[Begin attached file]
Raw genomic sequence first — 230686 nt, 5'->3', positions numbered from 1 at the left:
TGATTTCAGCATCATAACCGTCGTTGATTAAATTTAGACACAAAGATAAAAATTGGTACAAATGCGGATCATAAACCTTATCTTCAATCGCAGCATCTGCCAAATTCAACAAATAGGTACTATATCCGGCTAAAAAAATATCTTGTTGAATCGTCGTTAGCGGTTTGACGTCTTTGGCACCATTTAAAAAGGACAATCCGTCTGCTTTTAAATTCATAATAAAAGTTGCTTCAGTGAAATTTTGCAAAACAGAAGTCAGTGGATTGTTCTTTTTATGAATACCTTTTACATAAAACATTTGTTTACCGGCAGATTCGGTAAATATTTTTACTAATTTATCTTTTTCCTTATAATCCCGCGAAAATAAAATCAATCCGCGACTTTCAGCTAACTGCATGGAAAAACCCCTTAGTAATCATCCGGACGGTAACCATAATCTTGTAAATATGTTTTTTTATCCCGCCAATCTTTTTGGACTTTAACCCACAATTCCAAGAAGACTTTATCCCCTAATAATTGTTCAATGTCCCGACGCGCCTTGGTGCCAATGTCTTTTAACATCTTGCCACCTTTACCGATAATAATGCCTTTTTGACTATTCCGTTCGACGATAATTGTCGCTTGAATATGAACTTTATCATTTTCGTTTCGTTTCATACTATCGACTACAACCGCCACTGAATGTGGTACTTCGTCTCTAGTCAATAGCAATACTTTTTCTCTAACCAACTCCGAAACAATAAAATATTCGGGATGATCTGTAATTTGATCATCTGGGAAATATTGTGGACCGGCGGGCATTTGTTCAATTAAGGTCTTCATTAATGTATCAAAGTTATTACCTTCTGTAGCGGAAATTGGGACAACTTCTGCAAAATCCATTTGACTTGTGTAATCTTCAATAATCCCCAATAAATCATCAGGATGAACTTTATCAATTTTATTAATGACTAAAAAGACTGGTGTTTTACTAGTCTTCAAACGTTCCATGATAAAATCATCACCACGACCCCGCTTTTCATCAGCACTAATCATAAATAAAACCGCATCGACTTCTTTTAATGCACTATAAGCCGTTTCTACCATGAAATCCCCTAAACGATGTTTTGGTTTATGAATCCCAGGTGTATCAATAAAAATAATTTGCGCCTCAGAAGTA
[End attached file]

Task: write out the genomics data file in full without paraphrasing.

Raw genomic sequence first — 230686 nt, 5'->3', positions numbered from 1 at the left:
TGATTTCAGCATCATAACCGTCGTTGATTAAATTTAGACACAAAGATAAAAATTGGTACAAATGCGGATCATAAACCTTATCTTCAATCGCAGCATCTGCCAAATTCAACAAATAGGTACTATATCCGGCTAAAAAAATATCTTGTTGAATCGTCGTTAGCGGTTTGACGTCTTTGGCACCATTTAAAAAGGACAATCCGTCTGCTTTTAAATTCATAATAAAAGTTGCTTCAGTGAAATTTTGCAAAACAGAAGTCAGTGGATTGTTCTTTTTATGAATACCTTTTACATAAAACATTTGTTTACCGGCAGATTCGGTAAATATTTTTACTAATTTATCTTTTTCCTTATAATCCCGCGAAAATAAAATCAATCCGCGACTTTCAGCTAACTGCATGGAAAAACCCCTTAGTAATCATCCGGACGGTAACCATAATCTTGTAAATATGTTTTTTTATCCCGCCAATCTTTTTGGACTTTAACCCACAATTCCAAGAAGACTTTATCCCCTAATAATTGTTCAATGTCCCGACGCGCCTTGGTGCCAATGTCTTTTAACATCTTGCCACCTTTACCGATAATAATGCCTTTTTGACTATTCCGTTCGACGATAATTGTCGCTTGAATATGAACTTTATCATTTTCGTTTCGTTTCATACTATCGACTACAACCGCCACTGAATGTGGTACTTCGTCTCTAGTCAATAGCAATACTTTTTCTCTAACCAACTCCGAAACAATAAAATATTCGGGATGATCTGTAATTTGATCATCTGGGAAATATTGTGGACCGGCGGGCATTTGTTCAATTAAGGTCTTCATTAATGTATCAAAGTTATTACCTTCTGTAGCGGAAATTGGGACAACTTCTGCAAAATCCATTTGACTTGTGTAATCTTCAATAATCCCCAATAAATCATCAGGATGAACTTTATCAATTTTATTAATGACTAAAAAGACTGGTGTTTTACTAGTCTTCAAACGTTCCATGATAAAATCATCACCACGACCCCGCTTTTCATCAGCACTAATCATAAATAAAACCGCATCGACTTCTTTTAATGCACTATAAGCCGTTTCTACCATGAAATCCCCTAAACGATGTTTTGGTTTATGAATCCCAGGTGTATCAATAAAAATAATTTGCGCCTCAGAAGTA